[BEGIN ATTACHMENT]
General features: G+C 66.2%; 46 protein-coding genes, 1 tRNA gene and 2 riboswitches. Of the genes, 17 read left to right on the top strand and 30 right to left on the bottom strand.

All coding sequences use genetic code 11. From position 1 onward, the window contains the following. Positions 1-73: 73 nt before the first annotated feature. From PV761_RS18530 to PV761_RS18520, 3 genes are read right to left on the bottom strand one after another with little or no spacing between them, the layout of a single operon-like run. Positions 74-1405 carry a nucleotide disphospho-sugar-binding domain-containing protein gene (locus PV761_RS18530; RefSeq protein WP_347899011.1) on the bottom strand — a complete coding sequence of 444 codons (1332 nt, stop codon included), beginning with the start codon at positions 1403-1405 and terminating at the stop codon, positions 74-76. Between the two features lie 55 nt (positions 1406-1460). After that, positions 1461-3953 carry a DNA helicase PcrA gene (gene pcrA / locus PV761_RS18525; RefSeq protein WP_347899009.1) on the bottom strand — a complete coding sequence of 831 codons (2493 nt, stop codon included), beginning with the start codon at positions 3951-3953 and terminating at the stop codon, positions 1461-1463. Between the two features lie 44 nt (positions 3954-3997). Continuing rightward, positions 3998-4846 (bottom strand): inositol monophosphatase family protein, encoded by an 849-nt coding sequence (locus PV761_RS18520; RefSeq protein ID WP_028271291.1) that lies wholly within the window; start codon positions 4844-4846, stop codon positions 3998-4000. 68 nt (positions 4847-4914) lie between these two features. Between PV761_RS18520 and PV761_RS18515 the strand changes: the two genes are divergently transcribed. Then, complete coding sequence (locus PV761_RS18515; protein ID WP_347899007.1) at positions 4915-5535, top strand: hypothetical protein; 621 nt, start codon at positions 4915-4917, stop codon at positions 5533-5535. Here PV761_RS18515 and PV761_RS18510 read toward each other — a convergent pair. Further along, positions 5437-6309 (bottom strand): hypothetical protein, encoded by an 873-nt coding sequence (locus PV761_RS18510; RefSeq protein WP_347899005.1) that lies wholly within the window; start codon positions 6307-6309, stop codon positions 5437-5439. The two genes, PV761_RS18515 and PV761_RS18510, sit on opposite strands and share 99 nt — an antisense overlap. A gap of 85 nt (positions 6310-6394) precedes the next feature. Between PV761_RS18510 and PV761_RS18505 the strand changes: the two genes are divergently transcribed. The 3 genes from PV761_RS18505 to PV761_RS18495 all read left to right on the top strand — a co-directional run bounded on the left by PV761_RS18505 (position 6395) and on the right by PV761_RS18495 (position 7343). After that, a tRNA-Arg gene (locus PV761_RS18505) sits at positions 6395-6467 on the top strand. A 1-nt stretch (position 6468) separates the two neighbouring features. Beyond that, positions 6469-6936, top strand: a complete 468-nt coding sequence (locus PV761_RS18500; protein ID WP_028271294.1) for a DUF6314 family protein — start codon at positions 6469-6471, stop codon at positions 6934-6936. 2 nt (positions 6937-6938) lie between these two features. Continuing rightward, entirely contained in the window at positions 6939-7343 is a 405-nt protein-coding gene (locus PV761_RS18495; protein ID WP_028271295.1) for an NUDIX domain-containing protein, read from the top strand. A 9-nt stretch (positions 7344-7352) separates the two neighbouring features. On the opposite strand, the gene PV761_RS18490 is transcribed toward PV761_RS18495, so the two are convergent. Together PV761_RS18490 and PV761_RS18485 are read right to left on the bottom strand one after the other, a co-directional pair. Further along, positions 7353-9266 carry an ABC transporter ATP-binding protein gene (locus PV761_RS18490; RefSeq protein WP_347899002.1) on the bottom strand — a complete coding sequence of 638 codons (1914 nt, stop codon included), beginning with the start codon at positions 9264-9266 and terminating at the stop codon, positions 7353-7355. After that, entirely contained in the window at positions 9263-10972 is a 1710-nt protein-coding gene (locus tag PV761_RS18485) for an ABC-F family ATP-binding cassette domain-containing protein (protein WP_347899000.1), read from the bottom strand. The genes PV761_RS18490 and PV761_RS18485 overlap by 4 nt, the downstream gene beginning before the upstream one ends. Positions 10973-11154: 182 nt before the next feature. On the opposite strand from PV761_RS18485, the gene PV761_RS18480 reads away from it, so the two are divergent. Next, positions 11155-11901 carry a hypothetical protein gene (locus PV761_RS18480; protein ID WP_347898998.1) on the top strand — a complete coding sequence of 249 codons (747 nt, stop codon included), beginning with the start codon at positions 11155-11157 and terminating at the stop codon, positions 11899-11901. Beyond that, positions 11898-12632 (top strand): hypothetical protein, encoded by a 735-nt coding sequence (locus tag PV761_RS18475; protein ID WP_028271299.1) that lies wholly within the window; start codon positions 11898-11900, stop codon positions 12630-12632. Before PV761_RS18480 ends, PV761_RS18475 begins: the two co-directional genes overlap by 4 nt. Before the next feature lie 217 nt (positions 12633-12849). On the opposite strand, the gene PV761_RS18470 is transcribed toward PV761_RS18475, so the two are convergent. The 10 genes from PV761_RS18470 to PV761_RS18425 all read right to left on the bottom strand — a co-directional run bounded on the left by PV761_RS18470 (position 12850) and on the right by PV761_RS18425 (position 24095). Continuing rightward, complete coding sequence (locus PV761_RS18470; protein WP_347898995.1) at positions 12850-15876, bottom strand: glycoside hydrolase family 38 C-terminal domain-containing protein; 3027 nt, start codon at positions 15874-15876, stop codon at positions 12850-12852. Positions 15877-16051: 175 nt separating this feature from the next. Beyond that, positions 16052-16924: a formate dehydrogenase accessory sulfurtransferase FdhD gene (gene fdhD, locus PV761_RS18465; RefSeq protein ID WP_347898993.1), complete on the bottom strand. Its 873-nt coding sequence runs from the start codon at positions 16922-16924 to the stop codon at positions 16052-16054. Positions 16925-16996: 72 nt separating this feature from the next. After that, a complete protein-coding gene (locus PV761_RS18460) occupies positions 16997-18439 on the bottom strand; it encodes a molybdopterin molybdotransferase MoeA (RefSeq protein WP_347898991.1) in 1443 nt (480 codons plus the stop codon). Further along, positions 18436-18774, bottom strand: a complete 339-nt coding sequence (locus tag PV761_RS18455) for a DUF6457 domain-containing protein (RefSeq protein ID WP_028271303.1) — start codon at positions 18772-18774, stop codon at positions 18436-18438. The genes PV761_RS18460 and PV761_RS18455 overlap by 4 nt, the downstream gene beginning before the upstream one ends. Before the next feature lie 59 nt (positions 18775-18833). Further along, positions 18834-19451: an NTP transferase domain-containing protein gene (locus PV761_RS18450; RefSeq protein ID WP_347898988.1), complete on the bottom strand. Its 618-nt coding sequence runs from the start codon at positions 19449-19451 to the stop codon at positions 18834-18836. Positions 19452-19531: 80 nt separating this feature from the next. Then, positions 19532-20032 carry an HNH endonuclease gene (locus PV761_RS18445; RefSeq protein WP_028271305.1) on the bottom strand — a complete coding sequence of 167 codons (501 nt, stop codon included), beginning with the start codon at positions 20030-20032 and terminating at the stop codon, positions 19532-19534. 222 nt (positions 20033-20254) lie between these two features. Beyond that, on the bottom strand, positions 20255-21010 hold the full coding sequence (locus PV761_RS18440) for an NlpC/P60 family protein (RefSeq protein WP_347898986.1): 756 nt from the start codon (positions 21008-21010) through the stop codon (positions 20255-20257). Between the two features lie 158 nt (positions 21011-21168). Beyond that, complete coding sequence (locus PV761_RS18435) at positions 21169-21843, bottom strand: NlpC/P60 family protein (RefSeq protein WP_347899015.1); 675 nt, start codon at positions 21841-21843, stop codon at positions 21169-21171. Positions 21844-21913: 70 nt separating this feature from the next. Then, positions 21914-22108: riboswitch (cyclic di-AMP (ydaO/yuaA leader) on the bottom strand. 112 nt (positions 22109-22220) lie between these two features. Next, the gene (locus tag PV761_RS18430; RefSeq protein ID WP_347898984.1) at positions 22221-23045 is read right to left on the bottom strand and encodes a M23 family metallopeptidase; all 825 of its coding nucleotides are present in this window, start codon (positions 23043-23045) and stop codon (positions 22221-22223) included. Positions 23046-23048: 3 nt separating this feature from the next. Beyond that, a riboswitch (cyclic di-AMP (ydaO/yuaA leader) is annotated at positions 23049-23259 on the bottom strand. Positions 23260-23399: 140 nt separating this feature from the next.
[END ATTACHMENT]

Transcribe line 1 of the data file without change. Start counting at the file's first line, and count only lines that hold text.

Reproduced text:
General features: G+C 66.2%; 46 protein-coding genes, 1 tRNA gene and 2 riboswitches. Of the genes, 17 read left to right on the top strand and 30 right to left on the bottom strand.